Members of Patriot Prayer at the August 4, 2018 protest.
Members of Patriot Prayer at the August 4, 2018 protest. KENTON WALTZ

Portland City Council plans to pass a resolution to acknowledge the history of white nationalism in Portland, denounce the recent uptick in alt-right organizing in the city, and request a training that would educate city staff on the realities of white supremacy in Portland.

“Whereas, nationally, there has been a rise of white nationalist, white supremacist and alt-right hate groups, many of which have been emboldened by the words and actions of the current presidential administration,” the resolution, shared with the Mercury, begins. It's scheduled to be approved by city council on Thursday, February 7.

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“Whereas, Portland has a documented history of white supremacist hate groups who have used intimidation and have committed violent repression of individuals in our community,” it goes on. “Whereas, there has been a recent surge of alt-right hate group activity and hostility, here, in our home, conjuring painful memories of our city’s past and causing harm to current residents.”

The detailed resolution does not mention any alt-right or white nationalists groups by name. However, it could easily be read as a direct response to the numerous violent protests instigated by Patriot Prayer, a Vancouver, Washington alt-right group, in the past year.

City council came to a head last November when, after a string of particularly unwieldy and aggressive visits by Patriot Prayer, Mayor Ted Wheeler proposed an ordinance that would restrict potentially violent protests. But the ordinance’s vague phrasing concerned constitutional law experts, and the protest ordinance failed a council vote.

Commissioner Nick Fish, who voted against Wheeler's proposal, says that this new resolution reflects the input city council received from criminal justice advocates during the lead-up to the controversial vote.

"Local leadership had not unequivocally put down a marker on where we stood on the alt-right," Fish says. "We want to show that there's no daylight between us and the advocates on this issue."

Fish's staff worked closely with Wheeler's office to draft the resolution, which includes input from all five members of the council. It's expected to pass next week's council vote unanimously.

"We’re at a crossroads in this country and in our community," said Wheeler in a statement emailed to the Mercury. "As elected officials, we have a moral obligation to speak out against white supremacy and white nationalism and stand together with all Portlanders.

"These aren’t just words or ‘thoughts & prayers,’" Wheeler continued. "This is signaling the city’s commitment to begin taking immediately proactive steps to denounce hate in our community and protect our residents.”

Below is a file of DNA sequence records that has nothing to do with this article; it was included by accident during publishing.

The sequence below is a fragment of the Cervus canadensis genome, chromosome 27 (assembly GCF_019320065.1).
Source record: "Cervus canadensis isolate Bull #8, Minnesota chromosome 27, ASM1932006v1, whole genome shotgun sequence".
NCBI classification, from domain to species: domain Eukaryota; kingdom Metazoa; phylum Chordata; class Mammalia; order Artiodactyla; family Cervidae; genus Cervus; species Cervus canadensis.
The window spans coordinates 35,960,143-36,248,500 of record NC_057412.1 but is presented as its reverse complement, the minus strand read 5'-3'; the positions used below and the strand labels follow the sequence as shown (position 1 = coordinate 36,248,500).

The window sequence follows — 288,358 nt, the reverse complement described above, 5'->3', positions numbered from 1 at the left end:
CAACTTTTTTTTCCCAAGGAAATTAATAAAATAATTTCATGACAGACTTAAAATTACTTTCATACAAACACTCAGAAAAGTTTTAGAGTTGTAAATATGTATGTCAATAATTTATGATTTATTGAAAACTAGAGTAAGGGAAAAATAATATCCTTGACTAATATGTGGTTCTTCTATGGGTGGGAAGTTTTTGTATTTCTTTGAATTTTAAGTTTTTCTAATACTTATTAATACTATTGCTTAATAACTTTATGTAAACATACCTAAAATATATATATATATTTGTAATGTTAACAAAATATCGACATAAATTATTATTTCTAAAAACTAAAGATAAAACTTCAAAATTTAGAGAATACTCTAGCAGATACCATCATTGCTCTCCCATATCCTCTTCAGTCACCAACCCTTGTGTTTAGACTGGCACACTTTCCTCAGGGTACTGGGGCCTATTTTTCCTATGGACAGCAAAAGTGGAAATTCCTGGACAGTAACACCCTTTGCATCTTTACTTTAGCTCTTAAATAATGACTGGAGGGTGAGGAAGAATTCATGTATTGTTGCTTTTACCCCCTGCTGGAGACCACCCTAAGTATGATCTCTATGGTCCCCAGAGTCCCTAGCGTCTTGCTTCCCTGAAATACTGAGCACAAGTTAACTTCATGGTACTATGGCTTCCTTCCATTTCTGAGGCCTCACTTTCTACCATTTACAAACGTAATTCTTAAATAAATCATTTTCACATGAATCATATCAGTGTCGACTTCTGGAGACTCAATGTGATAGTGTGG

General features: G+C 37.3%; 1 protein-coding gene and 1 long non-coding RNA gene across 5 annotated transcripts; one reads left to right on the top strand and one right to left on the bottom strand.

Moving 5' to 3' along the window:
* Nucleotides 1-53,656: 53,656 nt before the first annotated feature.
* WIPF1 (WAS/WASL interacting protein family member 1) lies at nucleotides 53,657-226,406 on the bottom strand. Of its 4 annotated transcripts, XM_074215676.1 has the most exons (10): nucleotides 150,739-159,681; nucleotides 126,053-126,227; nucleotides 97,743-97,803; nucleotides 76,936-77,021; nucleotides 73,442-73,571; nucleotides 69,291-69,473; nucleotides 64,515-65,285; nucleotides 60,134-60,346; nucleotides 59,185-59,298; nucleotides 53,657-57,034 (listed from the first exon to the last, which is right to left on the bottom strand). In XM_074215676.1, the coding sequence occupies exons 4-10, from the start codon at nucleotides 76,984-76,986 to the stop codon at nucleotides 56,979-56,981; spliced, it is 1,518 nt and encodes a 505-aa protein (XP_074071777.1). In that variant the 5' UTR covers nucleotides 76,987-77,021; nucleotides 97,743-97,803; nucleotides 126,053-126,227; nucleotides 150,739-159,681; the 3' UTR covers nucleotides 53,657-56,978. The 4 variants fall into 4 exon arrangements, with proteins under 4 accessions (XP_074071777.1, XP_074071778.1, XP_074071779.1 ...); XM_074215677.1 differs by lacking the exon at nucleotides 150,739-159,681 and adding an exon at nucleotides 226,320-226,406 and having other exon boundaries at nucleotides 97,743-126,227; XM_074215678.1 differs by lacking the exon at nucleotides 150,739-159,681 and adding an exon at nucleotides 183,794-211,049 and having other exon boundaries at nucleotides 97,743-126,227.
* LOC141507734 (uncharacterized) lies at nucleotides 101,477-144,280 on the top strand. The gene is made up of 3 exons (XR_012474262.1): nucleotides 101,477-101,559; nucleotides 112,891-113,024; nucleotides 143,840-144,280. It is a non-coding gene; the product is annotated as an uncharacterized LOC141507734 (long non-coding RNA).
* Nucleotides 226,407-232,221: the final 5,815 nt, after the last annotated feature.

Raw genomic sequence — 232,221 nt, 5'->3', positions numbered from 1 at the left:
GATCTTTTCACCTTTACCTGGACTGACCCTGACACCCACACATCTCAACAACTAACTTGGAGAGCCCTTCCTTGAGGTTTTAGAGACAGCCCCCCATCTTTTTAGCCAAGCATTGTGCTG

The city's introduction of the resolution comes amid an unusual uptick in Patriot Prayer visits to Portland.

Members of Patriot Prayer have become increasingly confrontational and violent with progressive Portland organizations in the past month. Just over a week ago, Patriot Prayer members held a rally in front of a union office where they'd been turned away from a Democratic Socialists of America (DSA) meeting the week before. The protest featured anti-Muslim shouts and general intimidation of community members.

Since then, Patriot Prayer members have ramped up a campaign to "demask" Portland anti-fascists (or, Antifa), a group in direct opposition to Patriot Prayer who regularly cover their faces during demonstrations. Patriot Prayer posted a video on its Facebook page Saturday showing a man grabbing a masked protester from behind at a recent pro-immigrant rally, while Patriot Prayer leader Joey Gibson aggressively removes the protestor's mask. Gibson calls this so-called "demasking" campaign "nonviolent."

On Monday, a spokesperson from the Portland Police Bureau (PPB) said that while the bureau was aware of these threatening encounters, no related police reports have been filed.

The city council resolution references instances in Portland's history informed by white supremacy, like the city's expulsion of Japanese Americans following the Japanese attack on Pearl Harbor or the construction of I-5, which primarily displaced Black communities.

"Portland has… a history of bias in government services, including policing, all of which have led to the gentrification and decimation of historically black neighborhood," the resolution reads.

It concludes with a straightforward promise:

"Be it resolved that the City of Portland will not tolerate hate in any form and reaffirms its commitment to continue, in collaboration with Portlanders, pursing policies and directing bureaus in the next year and beyond to ensure civil and human rights to all individuals.

Be it further resolved that the City of Portland will work with community organizations to develop a training for all city staff on the history and impact of white supremacy and how to identify white supremacy."

Fish says he understands the resolution may be seen as a "purely symbolic" gesture by activists wanting a more action-oriented response to Patriot Prayer's unwelcome visits. He believes the message will set the tone for the rest of the city to follow, and give law enforcement a reference point when deciding how to police the alt-right in the future.

"Portland is a city that is proudly at the center of interesting movements," Fish says. "This is going to end up being an footnote in our history. Sooner than later, Joey Gibson will just be a footnote."